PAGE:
Federal agency responds to Huntersville gasoline spill

March 31. The federal agency that regulates the Colonial Pipeline has issued a “Notice of Proposed Safety Order” that requires a series of improvements to avoid future pipeline spills in Huntersville.

Colonial Pipeline repeatedly revised the size of the gasoline spill, doubling it to roughly 1.2 million gallons. The spill in Huntersville this past August was originally estimated at 272,000 gallons, then 354,000 gallons in November and, as recently as Jan. 6., at nearly 500,000 gallons.

Colonial now says 28,571 barrels have leaked. With each barrel containing 42 gallons, the math says 1.2 million gallons leaked into the ground just off Huntersville-Concord Road.

“After evaluating the foregoing preliminary findings of fact and considering the age of the pipe involved, the manufacturer, the hazardous nature of the product transported and the pressure required for transporting such product, the characteristics of the geographical areas where the pipeline facility is located, and the failure history of the pipeline system, including causes of those failures, it appears that the continued operation of the Colonial Pipeline System without corrective measures would pose a pipeline integrity risk to public safety, property, or the environment,” the Pipeline and Hazardous Materials Safety Administration said.

The PHMSAS said conditions in Huntersville suggest concerns throughout the Colonial Pipeline System.

The pipeline, which stretches from New Jersey to Texas, is more than 40 years old.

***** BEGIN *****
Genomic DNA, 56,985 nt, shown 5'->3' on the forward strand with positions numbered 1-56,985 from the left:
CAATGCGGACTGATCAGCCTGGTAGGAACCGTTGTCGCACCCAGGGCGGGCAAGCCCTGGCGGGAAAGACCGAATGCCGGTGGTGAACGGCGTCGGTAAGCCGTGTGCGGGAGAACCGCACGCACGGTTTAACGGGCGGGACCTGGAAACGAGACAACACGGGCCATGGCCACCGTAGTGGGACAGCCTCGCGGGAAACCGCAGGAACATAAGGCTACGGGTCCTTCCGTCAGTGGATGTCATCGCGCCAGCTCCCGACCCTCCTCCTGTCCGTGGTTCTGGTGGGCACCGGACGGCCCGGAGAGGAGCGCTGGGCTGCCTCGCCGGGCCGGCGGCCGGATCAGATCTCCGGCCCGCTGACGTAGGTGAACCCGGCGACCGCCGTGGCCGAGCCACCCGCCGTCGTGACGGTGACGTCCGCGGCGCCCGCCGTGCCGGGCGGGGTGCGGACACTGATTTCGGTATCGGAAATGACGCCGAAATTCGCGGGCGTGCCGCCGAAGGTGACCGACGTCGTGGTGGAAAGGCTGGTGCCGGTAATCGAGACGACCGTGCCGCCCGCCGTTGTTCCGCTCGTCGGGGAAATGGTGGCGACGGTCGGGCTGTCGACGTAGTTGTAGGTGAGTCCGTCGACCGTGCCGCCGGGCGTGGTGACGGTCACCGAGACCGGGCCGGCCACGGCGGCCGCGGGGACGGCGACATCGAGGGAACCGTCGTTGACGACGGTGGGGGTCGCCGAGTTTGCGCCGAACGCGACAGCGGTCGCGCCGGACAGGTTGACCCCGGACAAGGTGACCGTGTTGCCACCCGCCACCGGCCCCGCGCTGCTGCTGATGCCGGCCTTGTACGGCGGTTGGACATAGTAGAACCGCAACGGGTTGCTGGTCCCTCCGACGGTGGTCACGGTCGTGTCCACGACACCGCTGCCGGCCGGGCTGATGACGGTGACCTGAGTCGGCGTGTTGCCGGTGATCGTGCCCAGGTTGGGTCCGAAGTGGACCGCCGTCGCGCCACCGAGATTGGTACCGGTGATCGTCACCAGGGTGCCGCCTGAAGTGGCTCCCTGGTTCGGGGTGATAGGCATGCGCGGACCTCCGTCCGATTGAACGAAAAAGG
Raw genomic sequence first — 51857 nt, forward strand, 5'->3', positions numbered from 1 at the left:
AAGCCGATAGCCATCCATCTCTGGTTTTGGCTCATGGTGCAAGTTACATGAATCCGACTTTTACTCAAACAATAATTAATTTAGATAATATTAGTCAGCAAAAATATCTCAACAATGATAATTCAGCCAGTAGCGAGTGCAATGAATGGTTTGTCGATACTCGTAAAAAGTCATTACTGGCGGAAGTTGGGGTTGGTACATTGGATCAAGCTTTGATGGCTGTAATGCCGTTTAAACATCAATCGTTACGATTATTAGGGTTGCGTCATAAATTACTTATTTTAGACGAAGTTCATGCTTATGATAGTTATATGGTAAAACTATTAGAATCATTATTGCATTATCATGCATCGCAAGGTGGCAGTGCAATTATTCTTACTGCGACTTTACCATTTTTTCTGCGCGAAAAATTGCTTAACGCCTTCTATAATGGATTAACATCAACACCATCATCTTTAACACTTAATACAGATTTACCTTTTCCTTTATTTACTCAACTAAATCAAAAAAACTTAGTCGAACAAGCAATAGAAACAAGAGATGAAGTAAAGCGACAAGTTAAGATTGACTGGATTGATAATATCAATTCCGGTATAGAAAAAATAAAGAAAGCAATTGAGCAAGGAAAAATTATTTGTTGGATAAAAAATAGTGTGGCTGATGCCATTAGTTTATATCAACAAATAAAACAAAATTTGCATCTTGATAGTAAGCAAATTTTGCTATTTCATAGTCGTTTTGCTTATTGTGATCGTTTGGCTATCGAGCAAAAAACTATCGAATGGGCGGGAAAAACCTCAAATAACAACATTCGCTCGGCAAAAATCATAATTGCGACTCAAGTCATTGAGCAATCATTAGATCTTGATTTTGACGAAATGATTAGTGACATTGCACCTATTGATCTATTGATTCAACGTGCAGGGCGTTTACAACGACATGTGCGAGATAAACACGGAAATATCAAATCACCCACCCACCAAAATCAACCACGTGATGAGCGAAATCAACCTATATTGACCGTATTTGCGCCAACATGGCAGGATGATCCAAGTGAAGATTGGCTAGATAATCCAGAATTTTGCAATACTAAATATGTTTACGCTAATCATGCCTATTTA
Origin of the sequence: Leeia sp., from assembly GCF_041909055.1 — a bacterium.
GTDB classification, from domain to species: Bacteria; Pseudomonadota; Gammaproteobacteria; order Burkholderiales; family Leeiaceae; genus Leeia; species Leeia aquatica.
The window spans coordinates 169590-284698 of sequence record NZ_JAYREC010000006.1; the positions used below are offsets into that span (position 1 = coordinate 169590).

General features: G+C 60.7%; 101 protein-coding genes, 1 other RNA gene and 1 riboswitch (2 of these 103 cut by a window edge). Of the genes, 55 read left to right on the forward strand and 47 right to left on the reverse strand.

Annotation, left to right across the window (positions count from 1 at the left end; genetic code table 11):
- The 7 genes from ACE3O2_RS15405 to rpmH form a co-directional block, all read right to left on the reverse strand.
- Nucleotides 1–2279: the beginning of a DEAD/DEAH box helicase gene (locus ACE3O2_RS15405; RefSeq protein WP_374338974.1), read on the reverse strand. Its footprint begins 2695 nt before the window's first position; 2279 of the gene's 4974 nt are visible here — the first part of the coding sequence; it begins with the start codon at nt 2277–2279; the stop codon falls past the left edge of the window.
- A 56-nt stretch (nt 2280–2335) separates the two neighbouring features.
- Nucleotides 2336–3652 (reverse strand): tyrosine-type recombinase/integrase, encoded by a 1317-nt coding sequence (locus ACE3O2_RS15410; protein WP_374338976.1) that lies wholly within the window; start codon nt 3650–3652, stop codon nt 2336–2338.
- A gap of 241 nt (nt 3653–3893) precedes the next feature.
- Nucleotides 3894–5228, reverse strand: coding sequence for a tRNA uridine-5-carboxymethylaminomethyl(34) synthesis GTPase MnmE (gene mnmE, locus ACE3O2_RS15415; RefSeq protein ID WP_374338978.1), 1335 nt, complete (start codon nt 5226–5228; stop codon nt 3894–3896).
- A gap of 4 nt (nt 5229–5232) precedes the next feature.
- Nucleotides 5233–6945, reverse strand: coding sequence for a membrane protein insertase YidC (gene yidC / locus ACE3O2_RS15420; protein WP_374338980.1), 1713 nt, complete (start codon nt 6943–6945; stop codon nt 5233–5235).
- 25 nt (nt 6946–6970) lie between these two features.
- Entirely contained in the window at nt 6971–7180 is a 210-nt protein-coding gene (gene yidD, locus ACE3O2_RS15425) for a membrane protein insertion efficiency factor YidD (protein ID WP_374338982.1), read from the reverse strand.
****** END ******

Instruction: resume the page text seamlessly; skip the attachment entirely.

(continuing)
‘Inability’ to detect and respond

“Colonial’s inability to effectively detect and respond to such releases has potentially exacerbated the impacts of numerous releases over the operational history of Colonial’s entire pipeline system,” the PHMSA statement said.

PFAS a major issue

Potentially harmful per- and polyfluoroalkyl substances (PFAS), a group of man-made chemicals, have also been found at the site of the Huntersville spill.

PFAS have been manufactured and used in a variety of industries around the globe, including in the United States since the 1940s. According to the Environmental Protection Agency, PFOA and PFOS don’t break down and can accumulate in the human body over time.

NC Sen. Natasha Marcus said the most recent reports indicate that as of March 25, 2021, Colonial has removed 867,026 gallons of free product and 896,243 gallons of Petroleum Contact Water from the site.


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